During World War I, many soldiers were impacted by the mental and physical effects that have changed their lives in positive, but mostly negative ways. There are two novels that talk about two men in World War I, however each tells a different story on their struggles on the battlefield. On one of the books, The Wars by Timothy Findley, focuses on the protagonist Robert Ross, a Canadian soldier that joined the war.
Robert Ross mainly joined to war because it was his way of isolating himself after his sister’s death, while on the other book, All Quiet on The Western Front by Erich Maria Remarque, in which the story is about a teenager named Paul Baumer. Paul Baumer is a German soldier who was influenced from his teacher that going to war was a courageous decision. War focuses us to sacrifice our humanity in exchange for survival, which leads us to our self-destruction, where we become like animals for the sake of our survival.
The meaning behind this is that wars take our feelings and human instincts thus replacing them to animal instincts to survive. In the end, life becomes difficult to come back to which leads to our own destruction. The aspect from both novels is about “men who were destroyed by war” (Remarque 12) even when they have escaped the horrors of the war. Both authors express that they do not want to tell us about the experiences in the war, at least not just the war, but rather the destructive impact on the soldier; such as the inability of young people to go back to their life exactly like before the war.
There is no doubt that the entire generation has been ruined by war and were unable to function afterwards. Paul Baumer returns home on his seven day leave, and describes those seven days as unhappy personal experiences. He fails to see an old major on the street, he is forced by another officer to go back to the major and salute him according to the etiquette of military soldiers. Paul feels as though it is petty harassment. For Paul it’s already embarrassing for his father to tell him to wear his uniform so that he could proudly show it to all his acquaintances.
Just to show his uniform to all his father’s acquaintances, Baumer finds it as though as they are getting the wrong idea of what the reality of war was. Paul’s father wants him to use his experiences of the war as a demonstration but insists that it is to “dangerous” to remind him of the war because he cannot manage as though he was on the front-lines like before. This goes the same as for The Wars; many soldiers were destroyed after seeing how the war was like. …frozen fingers of nameless rivers, heralded by stream and whirling snow, the train returned him to his heritage of farms…” (Findley 46) The steam from the train could have signified the anger from all the soldiers after witnessing the death from all their fellow troops and just leaving their corpse unburied, while they move on to the hopes of winning the war. The topic of destruction in the novels is also caused by the older generation. The younger generations believed that the elder ones had greater insight and wisdom but was later on destroyed by the first sight of the war casualties.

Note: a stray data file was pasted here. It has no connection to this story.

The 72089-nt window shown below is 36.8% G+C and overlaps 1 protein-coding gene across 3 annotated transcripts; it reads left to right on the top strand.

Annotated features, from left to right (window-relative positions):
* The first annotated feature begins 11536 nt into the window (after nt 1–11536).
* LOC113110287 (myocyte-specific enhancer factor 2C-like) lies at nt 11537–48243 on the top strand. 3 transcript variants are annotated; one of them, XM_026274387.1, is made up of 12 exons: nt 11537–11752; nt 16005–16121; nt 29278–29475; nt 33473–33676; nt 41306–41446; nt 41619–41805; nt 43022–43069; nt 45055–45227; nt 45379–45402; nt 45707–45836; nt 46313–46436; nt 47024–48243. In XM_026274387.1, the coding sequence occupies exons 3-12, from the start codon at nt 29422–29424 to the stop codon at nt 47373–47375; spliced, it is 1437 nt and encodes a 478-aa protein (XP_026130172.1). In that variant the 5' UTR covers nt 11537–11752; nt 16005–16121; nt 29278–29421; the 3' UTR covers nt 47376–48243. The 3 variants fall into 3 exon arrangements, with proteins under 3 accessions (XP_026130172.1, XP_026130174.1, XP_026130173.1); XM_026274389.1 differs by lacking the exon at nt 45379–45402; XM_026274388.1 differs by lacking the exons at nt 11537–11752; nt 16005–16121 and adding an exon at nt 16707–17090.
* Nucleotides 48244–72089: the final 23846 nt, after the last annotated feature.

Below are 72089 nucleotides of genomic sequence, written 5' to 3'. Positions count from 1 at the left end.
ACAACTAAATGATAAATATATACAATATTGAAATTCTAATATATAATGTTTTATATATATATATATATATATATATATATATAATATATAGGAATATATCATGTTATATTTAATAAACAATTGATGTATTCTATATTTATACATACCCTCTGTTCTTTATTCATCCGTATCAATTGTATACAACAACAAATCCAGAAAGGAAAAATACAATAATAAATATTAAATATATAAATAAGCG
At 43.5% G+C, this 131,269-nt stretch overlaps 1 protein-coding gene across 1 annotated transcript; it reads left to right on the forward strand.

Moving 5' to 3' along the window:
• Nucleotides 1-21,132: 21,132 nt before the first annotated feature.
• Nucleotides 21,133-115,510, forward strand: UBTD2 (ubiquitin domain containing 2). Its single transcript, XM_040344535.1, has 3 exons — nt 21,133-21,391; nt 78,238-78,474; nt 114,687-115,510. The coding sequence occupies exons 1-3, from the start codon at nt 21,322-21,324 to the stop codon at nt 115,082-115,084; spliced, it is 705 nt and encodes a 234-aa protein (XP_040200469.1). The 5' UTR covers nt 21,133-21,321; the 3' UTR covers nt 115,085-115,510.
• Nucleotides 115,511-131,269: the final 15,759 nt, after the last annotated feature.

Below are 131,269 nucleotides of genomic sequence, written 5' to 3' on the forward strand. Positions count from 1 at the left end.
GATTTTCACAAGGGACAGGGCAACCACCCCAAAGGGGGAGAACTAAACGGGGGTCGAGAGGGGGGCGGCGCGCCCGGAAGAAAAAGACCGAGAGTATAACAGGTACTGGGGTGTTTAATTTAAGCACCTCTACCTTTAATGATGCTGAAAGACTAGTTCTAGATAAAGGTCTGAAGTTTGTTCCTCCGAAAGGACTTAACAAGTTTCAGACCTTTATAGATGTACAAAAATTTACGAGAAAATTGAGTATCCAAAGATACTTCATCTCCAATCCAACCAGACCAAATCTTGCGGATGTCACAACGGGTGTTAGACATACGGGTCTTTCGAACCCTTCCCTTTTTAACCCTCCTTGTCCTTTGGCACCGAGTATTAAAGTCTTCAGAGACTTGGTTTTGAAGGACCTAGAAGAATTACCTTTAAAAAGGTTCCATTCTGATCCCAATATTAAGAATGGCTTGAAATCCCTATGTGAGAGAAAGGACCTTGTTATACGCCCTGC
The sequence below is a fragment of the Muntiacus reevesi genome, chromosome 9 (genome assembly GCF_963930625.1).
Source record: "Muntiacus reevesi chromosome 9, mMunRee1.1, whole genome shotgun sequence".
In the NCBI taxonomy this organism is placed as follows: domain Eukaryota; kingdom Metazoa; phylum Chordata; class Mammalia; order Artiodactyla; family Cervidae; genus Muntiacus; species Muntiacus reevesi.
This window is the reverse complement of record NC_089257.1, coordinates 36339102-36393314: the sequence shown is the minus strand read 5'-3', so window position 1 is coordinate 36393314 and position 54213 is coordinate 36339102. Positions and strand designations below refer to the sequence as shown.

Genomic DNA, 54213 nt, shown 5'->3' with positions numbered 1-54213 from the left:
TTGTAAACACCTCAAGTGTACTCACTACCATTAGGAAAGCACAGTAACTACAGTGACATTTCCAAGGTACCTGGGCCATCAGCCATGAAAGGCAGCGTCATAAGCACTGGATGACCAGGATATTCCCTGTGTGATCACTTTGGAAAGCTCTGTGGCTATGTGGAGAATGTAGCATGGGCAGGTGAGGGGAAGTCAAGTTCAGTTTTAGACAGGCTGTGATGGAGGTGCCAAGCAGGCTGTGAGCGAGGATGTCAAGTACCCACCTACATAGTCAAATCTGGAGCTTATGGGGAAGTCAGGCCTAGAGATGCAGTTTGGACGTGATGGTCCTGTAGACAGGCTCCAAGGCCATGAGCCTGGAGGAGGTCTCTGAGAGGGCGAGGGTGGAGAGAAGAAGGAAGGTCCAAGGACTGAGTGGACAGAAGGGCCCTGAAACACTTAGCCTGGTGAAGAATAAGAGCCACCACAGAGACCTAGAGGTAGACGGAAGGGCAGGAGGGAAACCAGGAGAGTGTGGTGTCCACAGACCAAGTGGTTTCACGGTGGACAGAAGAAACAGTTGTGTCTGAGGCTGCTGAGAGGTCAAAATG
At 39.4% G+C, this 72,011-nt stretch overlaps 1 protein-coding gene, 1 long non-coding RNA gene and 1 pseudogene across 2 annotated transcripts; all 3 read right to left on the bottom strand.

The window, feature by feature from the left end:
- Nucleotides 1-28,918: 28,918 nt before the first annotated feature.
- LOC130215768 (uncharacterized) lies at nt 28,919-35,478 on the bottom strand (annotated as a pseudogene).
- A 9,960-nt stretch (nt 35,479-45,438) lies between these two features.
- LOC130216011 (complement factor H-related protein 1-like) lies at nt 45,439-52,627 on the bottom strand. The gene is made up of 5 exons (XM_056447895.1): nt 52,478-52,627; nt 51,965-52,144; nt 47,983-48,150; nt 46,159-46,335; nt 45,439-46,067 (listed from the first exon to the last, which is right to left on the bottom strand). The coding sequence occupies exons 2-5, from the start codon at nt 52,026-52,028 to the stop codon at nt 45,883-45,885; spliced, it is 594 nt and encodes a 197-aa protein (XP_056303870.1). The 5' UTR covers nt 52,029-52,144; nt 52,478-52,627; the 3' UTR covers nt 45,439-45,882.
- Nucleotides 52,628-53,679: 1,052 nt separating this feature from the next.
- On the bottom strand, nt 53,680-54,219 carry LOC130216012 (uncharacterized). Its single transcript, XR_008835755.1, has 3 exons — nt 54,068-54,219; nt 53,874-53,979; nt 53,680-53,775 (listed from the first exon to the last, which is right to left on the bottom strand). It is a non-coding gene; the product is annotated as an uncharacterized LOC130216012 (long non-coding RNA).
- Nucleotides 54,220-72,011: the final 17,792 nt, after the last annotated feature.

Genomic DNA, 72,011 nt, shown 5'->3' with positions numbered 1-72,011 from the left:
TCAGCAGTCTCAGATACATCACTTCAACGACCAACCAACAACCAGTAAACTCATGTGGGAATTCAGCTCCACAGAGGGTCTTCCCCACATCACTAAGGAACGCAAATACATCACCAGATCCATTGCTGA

The sight of how they have been betrayed, the soldiers also notice that it is the older generation that declares war and never physically fight in it; however it is the younger soldiers that are risking their own lives for them. An example of betrayal is also seen in The Wars, when Robert is betrayed by Taffler, whom was seen as a manly strong soldier to follow; however after the incident, Roberts view of him immediately shattered. Robert states that all the soldiers have been raped by their so called leaders. It has to be there because it is my belief that Robert Ross and his generation of young men were raped, in effect, by the people who made the war. Basically, their fathers did it to them. ” (Findley 150-151) “Fathers” would be the people that are in powers who controlled the younger generation but who were also told to slaughter their so called enemy. All Quiet on the Western Front also contradicts the older generation because Paul feels as though he was betrayed by his own teacher. “For us lads of eighteen they ought to have been mediators and guides to the world of maturity… to the future… in our hearts we trusted them.
The idea of authority, which they represented, was associated in our minds with a greater insight and a more humane wisdom. But the first death we saw shattered this belief. We had to recognize that our generation was more to be trusted than theirs… The first bombardment showed us our mistake, and under it the world as they had taught it to us broke in pieces. ” (Remarque 78) In this quote Paul learns that the educators who were supposed to guide the younger generation to the “right” direction into the world have failed miserably.